Book Review: Gideon the Ninth by Tamsyn Muir

gideon the ninthGideon the Ninth
Tamsyn Muir

Tor.com, 2019

Oh, boy. Okay. So why don’t I start by talking about the few things I liked about this book before I go off on a spiel about all the things I deeply disliked.

The Good:

→ The ending kind of saves the day. It’s stellar and harrowing and ties everything together nicely (though even that is bogged down by clunky pacing, as it’s dragged down by an unnecessarily drawn out fight scene). It’s just. It’s clever. Everything fits together nicely. It’s very brutal and it’s intriguing and it’s unexpected and twisty. And it’s just plain cool. Continue reading “Book Review: Gideon the Ninth by Tamsyn Muir”


Wrap-Up: August 2019

  • The Hidden Face of Eve by Nawal El Saadawi (★★★☆☆)
  • These Witches Don’t Burn by Isabel Sterling (★★★★☆)
  • Steel Crow Saga by Paul Krueger (★★★★★)
  • Headscarves and Hymens by Mona Eltahawy (★★★★☆)
  • Red, White, and Royal Blue by Casey McQuiston (★★★★☆)
  • Teeth in the Mist by Dawn Kurtagich (★★★★☆)
  • Big Little Lies by Liane Moriarty (★★★★☆)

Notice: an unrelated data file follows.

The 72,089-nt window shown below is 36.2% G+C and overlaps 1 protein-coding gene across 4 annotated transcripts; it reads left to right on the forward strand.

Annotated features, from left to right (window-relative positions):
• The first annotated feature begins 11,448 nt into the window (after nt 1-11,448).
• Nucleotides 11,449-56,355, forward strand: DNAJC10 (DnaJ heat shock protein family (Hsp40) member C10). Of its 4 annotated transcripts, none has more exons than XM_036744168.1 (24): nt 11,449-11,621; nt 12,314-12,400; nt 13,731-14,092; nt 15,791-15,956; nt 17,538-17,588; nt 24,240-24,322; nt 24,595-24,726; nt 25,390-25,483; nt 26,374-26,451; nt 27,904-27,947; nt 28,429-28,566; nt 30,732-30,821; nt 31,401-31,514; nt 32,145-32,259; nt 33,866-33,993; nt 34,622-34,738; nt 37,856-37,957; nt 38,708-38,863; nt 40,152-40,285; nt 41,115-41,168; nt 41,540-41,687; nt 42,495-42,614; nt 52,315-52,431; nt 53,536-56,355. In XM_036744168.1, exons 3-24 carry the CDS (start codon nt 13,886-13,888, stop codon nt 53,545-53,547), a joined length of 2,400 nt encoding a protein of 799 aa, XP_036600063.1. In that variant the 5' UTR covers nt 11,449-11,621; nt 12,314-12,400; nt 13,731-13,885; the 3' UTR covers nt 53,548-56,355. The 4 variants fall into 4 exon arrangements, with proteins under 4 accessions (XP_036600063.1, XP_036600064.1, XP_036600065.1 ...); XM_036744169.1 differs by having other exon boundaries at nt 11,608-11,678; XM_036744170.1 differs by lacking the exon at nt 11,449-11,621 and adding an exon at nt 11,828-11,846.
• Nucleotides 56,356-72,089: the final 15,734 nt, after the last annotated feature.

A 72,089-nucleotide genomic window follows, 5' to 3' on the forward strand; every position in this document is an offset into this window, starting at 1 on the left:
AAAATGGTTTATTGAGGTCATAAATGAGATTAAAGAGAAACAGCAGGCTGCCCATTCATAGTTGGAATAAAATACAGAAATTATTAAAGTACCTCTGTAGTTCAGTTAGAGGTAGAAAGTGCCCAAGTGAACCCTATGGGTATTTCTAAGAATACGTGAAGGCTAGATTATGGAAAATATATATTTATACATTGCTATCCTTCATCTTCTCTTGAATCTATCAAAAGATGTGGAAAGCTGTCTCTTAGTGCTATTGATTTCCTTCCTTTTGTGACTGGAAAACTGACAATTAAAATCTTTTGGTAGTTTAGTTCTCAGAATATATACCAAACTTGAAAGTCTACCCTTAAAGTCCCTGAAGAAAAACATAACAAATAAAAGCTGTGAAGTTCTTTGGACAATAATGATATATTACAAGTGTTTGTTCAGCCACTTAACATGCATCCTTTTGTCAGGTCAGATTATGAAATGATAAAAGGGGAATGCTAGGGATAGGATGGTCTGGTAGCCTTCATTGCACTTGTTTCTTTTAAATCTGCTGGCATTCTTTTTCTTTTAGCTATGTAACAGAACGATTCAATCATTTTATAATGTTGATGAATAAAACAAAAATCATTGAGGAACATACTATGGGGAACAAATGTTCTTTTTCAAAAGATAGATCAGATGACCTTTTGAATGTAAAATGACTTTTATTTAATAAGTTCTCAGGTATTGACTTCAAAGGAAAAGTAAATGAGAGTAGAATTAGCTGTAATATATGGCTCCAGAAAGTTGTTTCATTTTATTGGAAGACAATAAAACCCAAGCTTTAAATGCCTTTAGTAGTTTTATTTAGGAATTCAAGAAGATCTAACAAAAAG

• The Ten Thousand Doors of January by Alix E. Harrow (★★★☆☆)


Continue reading “Wrap-Up: August 2019”

Book Review: The Ten Thousand Doors of January by Alix E. Harrow

the ten thousand doors of januaryThe Ten Thousand Doors of January
Alix E. Harrow

Orbit, 2019

This book is like if Strange the Dreamer and A Darker Shade of Magic got together and had a baby that was then fostered by Margaret Rogerson with occasional visits from Seanan McGuire. I know that’s a completely nonsensical and likely very overwrought metaphor, but there you go.

I don’t quite know what I expected from The Ten Thousand Doors of January – I do know that I was initially very hesitant to read it, and that it was only the hype surrounding it that finally convinced me to pick it up. The summary is quite vague, so I wasn’t quite sure where the book was heading, and it’s certainly in no hurry to tell you. This is a very, very slow-paced book, to the point where I struggled with the pacing at several intervals, and it’s not really so much about adventure and portals and different worlds as it is a coming-of-age story about a lost young girl. Continue reading “Book Review: The Ten Thousand Doors of January by Alix E. Harrow”